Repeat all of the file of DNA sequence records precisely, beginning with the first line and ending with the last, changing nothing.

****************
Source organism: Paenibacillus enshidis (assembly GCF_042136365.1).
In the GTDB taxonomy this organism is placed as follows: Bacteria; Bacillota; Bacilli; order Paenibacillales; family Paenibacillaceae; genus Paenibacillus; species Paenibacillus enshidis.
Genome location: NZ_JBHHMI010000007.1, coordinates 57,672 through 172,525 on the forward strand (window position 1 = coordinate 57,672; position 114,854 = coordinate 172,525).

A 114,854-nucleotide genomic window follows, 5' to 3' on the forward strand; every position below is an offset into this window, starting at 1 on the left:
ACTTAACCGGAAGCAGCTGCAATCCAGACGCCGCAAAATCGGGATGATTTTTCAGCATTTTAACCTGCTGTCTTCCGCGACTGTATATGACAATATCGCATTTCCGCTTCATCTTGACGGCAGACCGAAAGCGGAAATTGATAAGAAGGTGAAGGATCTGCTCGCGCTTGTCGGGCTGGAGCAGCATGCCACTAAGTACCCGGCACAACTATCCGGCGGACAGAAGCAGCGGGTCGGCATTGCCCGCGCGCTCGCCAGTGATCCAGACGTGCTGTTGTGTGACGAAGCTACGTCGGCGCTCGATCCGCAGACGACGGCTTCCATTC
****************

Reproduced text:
Source organism: Paenibacillus enshidis (assembly GCF_042136365.1).
In the GTDB taxonomy this organism is placed as follows: Bacteria; Bacillota; Bacilli; order Paenibacillales; family Paenibacillaceae; genus Paenibacillus; species Paenibacillus enshidis.
Genome location: NZ_JBHHMI010000007.1, coordinates 57,672 through 172,525 on the forward strand (window position 1 = coordinate 57,672; position 114,854 = coordinate 172,525).

A 114,854-nucleotide genomic window follows, 5' to 3' on the forward strand; every position below is an offset into this window, starting at 1 on the left:
ACTTAACCGGAAGCAGCTGCAATCCAGACGCCGCAAAATCGGGATGATTTTTCAGCATTTTAACCTGCTGTCTTCCGCGACTGTATATGACAATATCGCATTTCCGCTTCATCTTGACGGCAGACCGAAAGCGGAAATTGATAAGAAGGTGAAGGATCTGCTCGCGCTTGTCGGGCTGGAGCAGCATGCCACTAAGTACCCGGCACAACTATCCGGCGGACAGAAGCAGCGGGTCGGCATTGCCCGCGCGCTCGCCAGTGATCCAGACGTGCTGTTGTGTGACGAAGCTACGTCGGCGCTCGATCCGCAGACGACGGCTTCCATTC